A tripartite agreement effectively states the relevant details of a housing loan or leasing transaction in an under-construction project. Here’s an analysis of what it entails.
Buyers investing in under-construction properties invariably need to sign tripartite agreements while getting into a contract. Since there's a financial organization also involved within the process, there are a complete of three parties in such an agreement, which provides it this name.
What is a tripartite agreement?
Terms and conditions of property deals, where a financial organization is additionally involved aside from the customer and therefore the seller typical, are laid under a special legal instrument, legally referred to as a tripartite agreement.
A tripartite agreement has got to be signed by these three parties, when a buyer opts for a home equity credit to get a house in an under-construction project.
“Tripartite agreements are established to help buyers with acquiring loans for properties against the planned purchase of the property. Since the home/apartment remains not within the name of the customer until possession, the builder is included within the agreement with the bank,” states Rohan Bulchandani, co-founder and president, land Management Institute™ (REMI) and therefore the Annet Group.
“In the leasing industry, tripartite agreements are often drafted among the lender, the owner/borrower and therefore the tenant. These agreements usually state that if the owner/borrower is in breach of the non-payment clause of the loan agreement, the mortgager/lender becomes the new owner of the property. Furthermore, the tenants will need to then accept the mortgager/lender because the new owner. The agreement also restricts the new owner from changing any clauses or provisions of the tenants,” adds Bulchandani.
How do tripartite agreements work?
According to experts, tripartite agreements are established with a view to help buyers with acquiring finance from banks against the planned purchase of a home from a developer.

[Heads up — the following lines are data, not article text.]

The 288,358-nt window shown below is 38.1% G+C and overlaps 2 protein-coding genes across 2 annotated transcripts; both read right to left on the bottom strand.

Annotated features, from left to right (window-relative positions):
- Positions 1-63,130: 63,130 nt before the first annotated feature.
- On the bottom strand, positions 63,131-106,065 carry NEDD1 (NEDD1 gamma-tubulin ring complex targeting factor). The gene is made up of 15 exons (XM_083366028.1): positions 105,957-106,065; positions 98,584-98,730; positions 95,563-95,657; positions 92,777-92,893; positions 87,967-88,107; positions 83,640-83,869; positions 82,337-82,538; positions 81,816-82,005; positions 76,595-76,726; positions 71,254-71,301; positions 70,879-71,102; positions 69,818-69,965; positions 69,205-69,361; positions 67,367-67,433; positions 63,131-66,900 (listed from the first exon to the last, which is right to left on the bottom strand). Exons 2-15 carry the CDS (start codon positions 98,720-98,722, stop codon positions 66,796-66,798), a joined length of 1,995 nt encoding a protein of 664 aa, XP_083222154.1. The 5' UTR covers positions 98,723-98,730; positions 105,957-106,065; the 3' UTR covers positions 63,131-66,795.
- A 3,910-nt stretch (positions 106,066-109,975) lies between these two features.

“As per the law, any developer who builds a housing society must enter into a written tripartite agreement with every buyer who has already purchased or is close to purchase a flat within the project,” explains Vijay Gupta, CMD, Orris Infrastructures. “This agreement clarifies the status of all the parties involved in land transactions, and keeps a watchful eye on all documents,” he says.
Tripartite agreements should contain the particulars of the topic property and include an annex of all the first property documents. Also, tripartite agreements got to be relevantly stamped subject to the state where the property is found.
Details mentioned in tripartite agreements
According to Bulchandani, tripartite agreements need to carry all the knowledge mentioned below:
Names of the parties to the agreement
The objective of the agreement
Rights and remedies of the parties
The borrower’s perspective
The developer’s perspective
Agreed asking price
Date of possession
Stages and therefore the progress details of construction
Interest rate as applicable
Equal monthly installment (EMI) details
Agreed common area amenities
Penalty details if the booking is cancelled
The tripartite agreement should represent the developer or the vendor stating that the property features a clear title. Furthermore, it should also mention that the developer has not entered into any new agreement for the sale property with the other party. As an example, the Maharashtra Ownership of Flats Act, 1963, requires full disclosure from the seller/developer to the customer on all details as relevant to the purchased property. The tripartite agreement should also contain the developer’s liabilities to construct the building as per the approved plans and specifications sanctioned by the agency.
Word of caution
Terms and conditions mentioned in such agreements might be complex and thus, could be difficult to know. It’s advisable that the buyers seek the help of legal experts, to seem into the document. Not doing so might cause complications in future, especially just in case of a dispute, or projects delays.